At the Board of Education meeting, Maria Suttmeier, HCSD superintendent, and Bruce Potter, superintendent of the Berkshire Union Free School District, are scheduled to update the board on the plans for the Columbia-Greene Partnership Academy. This presentation is a report to the board and only board members will be permitted to ask questions. The presentation comes early in a very long agenda, but attendees who want to speak on this issue or any other will have to wait through two "instructional conversations" (one of which has to do with the district's 2013 ELA and math test results), an executive session (the BOE's executive sessions are notoriously long), and four items of old business before a "Public Forum" is scheduled. The agenda explains the rules that govern participation in this part of the meeting when public comment is permitted.
With only twenty-three days left before the Columbia-Greene Partnership Academy is hoping to open in the former Register-Star building, Suttmeier is promising to "host more than one round table discussion dedicated to the ALP questions very soon." According to Suttmeier, she is working with Council president Don Moore to organize these discussions, and Moore has agreed to moderate them. What a concept--but, if the goal of these discussions is do anything other than try to convince people to be comfortable about having an ALP school in the middle of Hudson's revitalized business district, this is coming several months too late.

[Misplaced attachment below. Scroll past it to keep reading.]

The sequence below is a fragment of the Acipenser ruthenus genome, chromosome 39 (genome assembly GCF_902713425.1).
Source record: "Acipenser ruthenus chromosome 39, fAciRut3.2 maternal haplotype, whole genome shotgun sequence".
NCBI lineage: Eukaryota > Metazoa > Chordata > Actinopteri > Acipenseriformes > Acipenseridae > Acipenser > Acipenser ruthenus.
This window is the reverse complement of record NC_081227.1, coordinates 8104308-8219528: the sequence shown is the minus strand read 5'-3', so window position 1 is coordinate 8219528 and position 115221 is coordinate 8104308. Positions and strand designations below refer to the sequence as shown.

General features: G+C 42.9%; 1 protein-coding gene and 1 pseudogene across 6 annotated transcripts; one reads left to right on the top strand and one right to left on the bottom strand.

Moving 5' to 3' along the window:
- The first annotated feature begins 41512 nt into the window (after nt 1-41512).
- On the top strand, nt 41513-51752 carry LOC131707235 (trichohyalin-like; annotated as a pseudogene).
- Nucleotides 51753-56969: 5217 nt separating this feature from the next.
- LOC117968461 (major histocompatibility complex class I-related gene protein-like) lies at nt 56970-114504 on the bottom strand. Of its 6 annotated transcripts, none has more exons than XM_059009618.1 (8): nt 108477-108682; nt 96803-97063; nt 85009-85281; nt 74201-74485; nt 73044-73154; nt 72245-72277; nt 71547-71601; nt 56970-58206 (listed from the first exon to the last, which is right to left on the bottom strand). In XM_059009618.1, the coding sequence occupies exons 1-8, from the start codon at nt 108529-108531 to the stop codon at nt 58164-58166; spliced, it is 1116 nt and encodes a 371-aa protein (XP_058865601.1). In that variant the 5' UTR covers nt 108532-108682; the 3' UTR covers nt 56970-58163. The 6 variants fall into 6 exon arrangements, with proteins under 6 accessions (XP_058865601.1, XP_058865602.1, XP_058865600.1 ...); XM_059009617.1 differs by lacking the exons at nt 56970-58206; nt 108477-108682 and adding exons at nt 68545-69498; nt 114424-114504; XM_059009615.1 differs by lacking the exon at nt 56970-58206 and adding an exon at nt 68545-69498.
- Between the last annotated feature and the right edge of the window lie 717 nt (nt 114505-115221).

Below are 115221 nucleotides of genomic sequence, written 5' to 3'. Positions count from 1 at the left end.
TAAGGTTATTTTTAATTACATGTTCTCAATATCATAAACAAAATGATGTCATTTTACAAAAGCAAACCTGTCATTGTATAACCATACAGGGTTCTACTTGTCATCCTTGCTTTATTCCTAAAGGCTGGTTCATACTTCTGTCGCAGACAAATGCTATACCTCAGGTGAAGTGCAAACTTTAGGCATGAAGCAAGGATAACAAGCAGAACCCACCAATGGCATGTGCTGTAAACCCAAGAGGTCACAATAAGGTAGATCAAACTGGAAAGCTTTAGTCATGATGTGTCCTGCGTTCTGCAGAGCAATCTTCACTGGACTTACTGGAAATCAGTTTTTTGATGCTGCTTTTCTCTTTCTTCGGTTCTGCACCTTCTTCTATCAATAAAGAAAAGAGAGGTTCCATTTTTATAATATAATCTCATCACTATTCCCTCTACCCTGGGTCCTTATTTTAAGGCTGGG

Meanwhile, at tonight's informal meeting of the Common Council, the items on the agenda so far include the introduction of two new laws (renter protection and site plan review), resolutions about financing and budget transfers, and a status report on the plans for the police and court building. The City has until the end of August to complete its due diligence and decide whether or not to buy the building at 701 Union Street.
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